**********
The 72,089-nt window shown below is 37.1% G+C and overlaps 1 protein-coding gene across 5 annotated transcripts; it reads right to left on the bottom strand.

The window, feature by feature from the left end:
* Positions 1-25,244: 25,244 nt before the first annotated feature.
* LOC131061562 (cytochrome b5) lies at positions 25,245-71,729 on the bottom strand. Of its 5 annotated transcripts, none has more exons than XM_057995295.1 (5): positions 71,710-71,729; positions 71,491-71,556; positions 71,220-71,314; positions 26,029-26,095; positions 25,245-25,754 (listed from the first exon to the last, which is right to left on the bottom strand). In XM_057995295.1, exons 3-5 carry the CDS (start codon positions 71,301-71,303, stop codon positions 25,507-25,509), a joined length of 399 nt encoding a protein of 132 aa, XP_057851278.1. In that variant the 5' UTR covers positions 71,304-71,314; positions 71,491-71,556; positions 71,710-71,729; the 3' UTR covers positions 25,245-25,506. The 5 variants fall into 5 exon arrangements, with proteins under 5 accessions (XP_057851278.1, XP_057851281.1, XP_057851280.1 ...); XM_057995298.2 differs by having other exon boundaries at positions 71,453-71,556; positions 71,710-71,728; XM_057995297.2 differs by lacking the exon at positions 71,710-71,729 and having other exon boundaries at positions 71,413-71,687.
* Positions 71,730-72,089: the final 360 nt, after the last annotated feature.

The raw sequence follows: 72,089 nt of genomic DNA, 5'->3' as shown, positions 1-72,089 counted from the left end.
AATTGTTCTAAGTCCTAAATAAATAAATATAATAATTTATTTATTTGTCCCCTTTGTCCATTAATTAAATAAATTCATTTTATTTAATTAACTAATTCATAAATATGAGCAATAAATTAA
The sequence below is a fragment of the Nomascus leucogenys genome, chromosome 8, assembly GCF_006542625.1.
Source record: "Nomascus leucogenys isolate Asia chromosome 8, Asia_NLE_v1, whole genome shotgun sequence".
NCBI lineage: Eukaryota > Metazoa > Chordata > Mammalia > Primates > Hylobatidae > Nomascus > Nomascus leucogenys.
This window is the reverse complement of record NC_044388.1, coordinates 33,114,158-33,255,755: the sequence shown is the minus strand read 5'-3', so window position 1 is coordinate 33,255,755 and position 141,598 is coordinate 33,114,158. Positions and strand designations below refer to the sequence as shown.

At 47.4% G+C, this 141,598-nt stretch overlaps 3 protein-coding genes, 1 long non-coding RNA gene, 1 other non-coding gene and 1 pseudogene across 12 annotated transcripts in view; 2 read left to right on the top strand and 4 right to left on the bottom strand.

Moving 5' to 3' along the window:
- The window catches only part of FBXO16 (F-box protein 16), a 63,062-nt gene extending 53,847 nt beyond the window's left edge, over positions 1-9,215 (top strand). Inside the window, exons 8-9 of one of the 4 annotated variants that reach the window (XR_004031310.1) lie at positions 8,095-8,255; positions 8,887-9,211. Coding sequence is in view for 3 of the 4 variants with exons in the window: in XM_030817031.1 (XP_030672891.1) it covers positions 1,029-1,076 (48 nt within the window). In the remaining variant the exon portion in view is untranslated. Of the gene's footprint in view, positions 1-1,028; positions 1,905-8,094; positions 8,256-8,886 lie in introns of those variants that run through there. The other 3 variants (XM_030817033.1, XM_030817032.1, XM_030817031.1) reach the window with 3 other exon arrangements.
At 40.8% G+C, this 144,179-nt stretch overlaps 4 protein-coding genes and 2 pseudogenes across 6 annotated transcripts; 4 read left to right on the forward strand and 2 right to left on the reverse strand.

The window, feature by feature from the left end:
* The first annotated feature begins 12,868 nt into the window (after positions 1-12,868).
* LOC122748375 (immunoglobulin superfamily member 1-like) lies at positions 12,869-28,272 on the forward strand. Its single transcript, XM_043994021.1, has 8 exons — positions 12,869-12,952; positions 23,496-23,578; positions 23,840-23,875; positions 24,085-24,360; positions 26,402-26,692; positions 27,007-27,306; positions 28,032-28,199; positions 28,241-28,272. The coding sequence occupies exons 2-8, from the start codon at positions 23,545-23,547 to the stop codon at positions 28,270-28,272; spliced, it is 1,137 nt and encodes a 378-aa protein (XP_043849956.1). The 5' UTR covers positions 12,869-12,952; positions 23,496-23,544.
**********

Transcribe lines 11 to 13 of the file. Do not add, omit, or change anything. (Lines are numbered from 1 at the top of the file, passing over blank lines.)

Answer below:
This window is the reverse complement of record NC_044388.1, coordinates 33,114,158-33,255,755: the sequence shown is the minus strand read 5'-3', so window position 1 is coordinate 33,255,755 and position 141,598 is coordinate 33,114,158. Positions and strand designations below refer to the sequence as shown.

At 47.4% G+C, this 141,598-nt stretch overlaps 3 protein-coding genes, 1 long non-coding RNA gene, 1 other non-coding gene and 1 pseudogene across 12 annotated transcripts in view; 2 read left to right on the top strand and 4 right to left on the bottom strand.

Moving 5' to 3' along the window: